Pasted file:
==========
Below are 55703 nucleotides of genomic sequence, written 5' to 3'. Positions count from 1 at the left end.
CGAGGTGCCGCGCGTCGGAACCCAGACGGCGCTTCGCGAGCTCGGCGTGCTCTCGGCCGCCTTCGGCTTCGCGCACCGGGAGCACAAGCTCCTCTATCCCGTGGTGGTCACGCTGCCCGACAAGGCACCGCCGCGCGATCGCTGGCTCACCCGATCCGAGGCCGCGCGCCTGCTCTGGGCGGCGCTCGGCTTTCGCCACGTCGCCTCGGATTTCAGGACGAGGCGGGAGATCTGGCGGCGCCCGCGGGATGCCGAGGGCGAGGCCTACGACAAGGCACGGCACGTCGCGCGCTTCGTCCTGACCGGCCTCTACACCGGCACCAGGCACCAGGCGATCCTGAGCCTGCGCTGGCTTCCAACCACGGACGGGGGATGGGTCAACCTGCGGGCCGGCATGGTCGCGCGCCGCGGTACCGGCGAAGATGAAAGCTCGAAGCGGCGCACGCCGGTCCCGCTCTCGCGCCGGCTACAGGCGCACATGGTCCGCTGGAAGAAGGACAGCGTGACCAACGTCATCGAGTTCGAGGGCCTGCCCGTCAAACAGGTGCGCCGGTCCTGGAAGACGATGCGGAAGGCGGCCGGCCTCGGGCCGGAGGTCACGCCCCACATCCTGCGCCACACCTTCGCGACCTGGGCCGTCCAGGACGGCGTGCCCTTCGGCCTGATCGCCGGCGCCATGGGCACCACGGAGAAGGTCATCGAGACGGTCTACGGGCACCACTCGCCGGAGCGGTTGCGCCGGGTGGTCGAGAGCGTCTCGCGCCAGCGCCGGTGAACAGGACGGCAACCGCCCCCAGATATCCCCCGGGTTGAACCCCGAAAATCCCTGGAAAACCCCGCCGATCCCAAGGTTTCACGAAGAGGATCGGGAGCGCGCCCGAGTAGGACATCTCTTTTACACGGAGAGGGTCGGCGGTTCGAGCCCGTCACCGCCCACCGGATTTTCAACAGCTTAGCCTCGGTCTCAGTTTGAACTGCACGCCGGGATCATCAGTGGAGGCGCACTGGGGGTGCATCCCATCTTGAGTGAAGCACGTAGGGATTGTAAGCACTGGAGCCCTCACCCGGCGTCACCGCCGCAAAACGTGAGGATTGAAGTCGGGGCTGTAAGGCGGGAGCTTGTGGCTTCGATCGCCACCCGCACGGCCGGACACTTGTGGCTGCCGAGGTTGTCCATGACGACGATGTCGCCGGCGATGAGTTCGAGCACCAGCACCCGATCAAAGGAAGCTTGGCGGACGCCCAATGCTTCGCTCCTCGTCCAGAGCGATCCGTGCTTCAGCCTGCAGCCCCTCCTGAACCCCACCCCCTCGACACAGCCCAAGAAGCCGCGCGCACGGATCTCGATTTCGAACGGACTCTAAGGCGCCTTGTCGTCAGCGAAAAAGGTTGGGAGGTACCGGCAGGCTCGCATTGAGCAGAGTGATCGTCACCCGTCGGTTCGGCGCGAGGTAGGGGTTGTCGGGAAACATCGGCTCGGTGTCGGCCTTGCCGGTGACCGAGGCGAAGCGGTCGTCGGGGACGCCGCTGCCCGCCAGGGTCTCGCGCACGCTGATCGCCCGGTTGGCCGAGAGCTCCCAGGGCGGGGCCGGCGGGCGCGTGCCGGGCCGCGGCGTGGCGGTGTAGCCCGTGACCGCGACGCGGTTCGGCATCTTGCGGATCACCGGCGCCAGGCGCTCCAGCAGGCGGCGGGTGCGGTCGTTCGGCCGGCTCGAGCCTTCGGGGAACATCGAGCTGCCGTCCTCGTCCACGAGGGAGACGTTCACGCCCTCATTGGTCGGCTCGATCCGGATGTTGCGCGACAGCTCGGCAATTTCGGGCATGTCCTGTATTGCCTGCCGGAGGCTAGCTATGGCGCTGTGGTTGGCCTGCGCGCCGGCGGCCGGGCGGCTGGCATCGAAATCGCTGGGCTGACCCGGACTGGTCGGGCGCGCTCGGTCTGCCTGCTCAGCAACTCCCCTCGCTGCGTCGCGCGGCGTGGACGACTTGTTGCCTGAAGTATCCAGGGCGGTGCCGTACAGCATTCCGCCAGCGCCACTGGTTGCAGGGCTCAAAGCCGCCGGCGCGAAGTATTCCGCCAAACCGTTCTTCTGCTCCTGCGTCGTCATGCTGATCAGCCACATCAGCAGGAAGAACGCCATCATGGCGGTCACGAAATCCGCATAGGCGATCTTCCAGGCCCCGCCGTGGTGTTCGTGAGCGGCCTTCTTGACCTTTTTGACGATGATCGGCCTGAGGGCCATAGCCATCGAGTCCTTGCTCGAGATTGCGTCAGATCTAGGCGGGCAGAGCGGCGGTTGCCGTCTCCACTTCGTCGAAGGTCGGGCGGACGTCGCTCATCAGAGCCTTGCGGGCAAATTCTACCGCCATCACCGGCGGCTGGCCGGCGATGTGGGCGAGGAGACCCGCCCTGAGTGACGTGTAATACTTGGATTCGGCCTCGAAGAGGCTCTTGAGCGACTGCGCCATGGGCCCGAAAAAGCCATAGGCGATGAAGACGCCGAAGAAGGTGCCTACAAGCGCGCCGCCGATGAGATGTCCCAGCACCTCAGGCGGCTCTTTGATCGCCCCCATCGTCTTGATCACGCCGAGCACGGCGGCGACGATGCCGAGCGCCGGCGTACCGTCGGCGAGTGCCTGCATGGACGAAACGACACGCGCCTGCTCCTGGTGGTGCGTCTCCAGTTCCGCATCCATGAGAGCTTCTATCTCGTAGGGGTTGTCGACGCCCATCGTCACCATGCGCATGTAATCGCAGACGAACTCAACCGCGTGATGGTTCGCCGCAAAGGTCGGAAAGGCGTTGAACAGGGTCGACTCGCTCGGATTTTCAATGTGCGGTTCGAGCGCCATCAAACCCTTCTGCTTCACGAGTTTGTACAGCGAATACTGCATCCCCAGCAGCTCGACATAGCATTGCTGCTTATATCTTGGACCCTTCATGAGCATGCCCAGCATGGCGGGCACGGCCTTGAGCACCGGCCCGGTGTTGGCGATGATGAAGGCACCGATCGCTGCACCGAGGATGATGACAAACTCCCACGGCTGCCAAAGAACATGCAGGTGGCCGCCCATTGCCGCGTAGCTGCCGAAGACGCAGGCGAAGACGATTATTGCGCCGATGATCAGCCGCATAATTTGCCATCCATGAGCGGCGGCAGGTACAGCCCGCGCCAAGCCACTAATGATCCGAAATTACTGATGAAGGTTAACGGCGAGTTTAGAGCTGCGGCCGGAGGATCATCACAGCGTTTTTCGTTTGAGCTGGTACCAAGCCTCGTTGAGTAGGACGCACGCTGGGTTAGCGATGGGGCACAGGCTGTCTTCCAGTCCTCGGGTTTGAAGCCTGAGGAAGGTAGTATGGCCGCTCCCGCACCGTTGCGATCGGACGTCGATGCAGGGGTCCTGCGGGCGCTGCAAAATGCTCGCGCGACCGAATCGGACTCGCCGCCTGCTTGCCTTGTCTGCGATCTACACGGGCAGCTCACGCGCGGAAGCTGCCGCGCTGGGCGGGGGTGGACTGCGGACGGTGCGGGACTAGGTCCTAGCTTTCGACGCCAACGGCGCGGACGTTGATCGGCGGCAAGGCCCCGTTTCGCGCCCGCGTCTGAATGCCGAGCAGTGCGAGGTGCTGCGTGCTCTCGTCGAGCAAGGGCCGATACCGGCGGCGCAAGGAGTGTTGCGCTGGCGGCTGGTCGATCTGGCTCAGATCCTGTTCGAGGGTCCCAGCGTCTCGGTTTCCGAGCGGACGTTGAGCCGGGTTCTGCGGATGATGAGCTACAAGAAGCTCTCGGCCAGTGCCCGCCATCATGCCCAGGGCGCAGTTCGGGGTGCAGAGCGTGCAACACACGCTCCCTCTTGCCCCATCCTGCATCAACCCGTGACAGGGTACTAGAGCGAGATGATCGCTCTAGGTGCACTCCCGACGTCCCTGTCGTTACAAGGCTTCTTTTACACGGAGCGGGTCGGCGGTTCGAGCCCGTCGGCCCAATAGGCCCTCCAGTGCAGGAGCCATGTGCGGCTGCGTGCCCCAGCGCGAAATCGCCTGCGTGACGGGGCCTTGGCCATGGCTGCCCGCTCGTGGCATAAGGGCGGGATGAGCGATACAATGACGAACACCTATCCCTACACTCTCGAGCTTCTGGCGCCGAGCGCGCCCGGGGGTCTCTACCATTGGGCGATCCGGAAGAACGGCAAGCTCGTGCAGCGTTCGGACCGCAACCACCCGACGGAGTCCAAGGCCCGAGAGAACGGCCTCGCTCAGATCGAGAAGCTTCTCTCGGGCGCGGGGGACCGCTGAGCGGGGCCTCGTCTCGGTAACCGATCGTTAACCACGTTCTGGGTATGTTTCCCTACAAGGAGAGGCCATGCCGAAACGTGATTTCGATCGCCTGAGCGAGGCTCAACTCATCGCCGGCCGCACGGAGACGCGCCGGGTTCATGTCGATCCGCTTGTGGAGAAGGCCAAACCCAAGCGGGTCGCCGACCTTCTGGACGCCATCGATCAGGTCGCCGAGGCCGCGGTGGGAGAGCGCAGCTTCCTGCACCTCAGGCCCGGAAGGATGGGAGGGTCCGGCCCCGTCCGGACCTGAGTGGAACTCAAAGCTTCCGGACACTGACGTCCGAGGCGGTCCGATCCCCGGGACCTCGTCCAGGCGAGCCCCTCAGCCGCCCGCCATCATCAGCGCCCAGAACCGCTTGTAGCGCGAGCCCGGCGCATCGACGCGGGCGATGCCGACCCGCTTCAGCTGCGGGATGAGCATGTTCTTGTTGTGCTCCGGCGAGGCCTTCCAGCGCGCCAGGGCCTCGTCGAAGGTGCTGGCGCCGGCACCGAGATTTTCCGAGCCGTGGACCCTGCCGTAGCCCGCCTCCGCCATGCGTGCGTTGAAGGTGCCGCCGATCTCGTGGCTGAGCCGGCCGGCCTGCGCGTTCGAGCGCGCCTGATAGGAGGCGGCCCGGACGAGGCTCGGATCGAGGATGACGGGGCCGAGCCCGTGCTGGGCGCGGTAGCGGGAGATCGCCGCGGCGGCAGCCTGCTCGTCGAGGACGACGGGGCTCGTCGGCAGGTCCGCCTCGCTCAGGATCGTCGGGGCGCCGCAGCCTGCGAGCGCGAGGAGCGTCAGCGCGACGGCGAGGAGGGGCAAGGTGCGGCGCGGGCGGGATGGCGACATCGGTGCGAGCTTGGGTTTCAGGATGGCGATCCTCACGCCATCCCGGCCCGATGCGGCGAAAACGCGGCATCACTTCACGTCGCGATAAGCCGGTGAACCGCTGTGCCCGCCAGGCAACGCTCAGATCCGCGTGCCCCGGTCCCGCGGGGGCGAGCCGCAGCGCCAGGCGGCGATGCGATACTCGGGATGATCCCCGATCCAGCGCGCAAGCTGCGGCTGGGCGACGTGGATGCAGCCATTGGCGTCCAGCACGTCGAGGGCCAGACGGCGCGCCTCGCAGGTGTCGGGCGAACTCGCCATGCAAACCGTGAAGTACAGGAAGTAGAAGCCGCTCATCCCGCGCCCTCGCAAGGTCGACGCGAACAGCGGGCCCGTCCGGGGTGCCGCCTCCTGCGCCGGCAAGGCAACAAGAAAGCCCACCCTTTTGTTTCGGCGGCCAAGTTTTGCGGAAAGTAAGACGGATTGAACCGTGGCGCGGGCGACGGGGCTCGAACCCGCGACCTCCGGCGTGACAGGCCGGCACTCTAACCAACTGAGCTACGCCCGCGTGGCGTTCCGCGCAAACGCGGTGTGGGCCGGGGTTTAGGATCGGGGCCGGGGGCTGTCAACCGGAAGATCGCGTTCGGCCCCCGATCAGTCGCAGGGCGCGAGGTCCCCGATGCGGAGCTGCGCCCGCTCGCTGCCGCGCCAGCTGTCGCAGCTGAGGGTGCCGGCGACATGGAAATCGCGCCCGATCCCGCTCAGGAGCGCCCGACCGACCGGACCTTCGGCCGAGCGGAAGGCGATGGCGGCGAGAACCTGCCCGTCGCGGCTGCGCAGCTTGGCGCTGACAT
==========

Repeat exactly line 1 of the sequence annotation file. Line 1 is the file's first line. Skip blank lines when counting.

Below are 55703 nucleotides of genomic sequence, written 5' to 3'. Positions count from 1 at the left end.